A cognitive model of tinnitus and hyperacusis; a clinical tool for patient information, appeasement and assessment.Int Tinnitus J. 2010; 16(1):66-72.IT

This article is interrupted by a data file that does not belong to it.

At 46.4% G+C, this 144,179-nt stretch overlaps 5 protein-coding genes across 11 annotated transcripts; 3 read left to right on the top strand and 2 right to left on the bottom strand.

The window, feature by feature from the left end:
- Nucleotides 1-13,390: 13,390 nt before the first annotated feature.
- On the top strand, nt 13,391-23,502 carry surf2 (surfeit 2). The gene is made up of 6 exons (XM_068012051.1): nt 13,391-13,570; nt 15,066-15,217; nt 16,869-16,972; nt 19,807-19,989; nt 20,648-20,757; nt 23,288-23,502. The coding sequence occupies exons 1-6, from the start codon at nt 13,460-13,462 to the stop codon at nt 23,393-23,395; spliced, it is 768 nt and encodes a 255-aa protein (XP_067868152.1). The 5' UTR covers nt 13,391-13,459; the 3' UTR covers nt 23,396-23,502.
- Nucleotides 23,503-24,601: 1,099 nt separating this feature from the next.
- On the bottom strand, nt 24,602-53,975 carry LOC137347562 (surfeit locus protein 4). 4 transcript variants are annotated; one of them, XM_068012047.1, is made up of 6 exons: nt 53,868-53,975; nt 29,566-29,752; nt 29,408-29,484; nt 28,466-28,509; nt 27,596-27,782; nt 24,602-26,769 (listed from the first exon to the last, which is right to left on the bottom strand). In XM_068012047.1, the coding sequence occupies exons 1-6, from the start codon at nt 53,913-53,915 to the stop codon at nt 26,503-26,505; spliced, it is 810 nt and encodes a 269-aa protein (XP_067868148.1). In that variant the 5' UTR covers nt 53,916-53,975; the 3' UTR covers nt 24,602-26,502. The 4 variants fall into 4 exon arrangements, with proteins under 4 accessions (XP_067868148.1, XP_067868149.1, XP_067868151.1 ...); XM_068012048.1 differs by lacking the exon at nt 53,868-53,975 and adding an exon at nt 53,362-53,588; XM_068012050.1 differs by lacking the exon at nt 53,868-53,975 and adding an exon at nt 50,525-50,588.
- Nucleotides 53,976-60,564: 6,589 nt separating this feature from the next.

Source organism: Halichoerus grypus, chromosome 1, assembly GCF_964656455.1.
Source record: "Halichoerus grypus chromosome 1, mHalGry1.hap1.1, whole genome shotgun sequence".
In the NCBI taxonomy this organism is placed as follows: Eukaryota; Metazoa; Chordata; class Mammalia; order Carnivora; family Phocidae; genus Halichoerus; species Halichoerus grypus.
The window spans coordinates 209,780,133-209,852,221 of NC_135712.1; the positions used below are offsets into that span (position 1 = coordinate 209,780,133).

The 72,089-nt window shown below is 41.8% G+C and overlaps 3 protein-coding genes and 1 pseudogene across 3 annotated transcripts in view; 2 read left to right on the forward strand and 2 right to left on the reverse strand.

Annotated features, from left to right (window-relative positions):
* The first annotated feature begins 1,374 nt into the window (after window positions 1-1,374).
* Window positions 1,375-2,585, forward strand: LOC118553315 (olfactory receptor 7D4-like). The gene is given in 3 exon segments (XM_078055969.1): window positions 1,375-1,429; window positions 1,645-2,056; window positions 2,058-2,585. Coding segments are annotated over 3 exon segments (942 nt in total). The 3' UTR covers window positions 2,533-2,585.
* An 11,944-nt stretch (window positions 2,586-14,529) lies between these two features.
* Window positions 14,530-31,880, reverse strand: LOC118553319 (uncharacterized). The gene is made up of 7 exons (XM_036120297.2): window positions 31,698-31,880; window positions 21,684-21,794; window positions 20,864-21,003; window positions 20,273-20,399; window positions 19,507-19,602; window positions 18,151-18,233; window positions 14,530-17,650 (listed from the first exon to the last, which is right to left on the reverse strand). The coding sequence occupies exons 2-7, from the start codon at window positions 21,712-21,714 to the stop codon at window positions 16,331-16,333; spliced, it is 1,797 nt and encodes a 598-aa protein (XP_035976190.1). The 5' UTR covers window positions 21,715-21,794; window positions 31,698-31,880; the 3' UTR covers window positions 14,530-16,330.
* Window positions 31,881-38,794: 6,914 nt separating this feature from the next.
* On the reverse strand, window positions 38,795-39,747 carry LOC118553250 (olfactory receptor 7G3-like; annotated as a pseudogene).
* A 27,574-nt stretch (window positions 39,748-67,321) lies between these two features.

Tinnitus and hyperacusis are both aggravating audiological symptoms. Their underlying mechanisms are not fully understood, but the pathophysiology involves a central mechanism rather than a peripheral one. There is no curative treatment. A review of the available research on tinnitus and auditory processing was conducted to connect insights gained from different approaches to the subject; this resulted in the development of a holistic view of both conditions. In this view, the chronic course of the symptoms is pathological and attributed to a stress-related lack of habituation. This article adds to the literature on tinnitus and hyperacusis by presenting a schematic model of the cognitive mechanisms which can be used clinically in patient information sessions which are geared towards provide reassurance and encouraging the development of coping skills. In cooperation with the patient, the model can also help in the identification of underlying pathology. Future aims of study are suggested, elaborating on the role of tinnitus and hyperacusis in normal auditory processing and on the value of insight. Finally, parallels are drawn between tinnitus and positive symptom syndromes in neuropsychiatry and some of its modern visions on their treatment.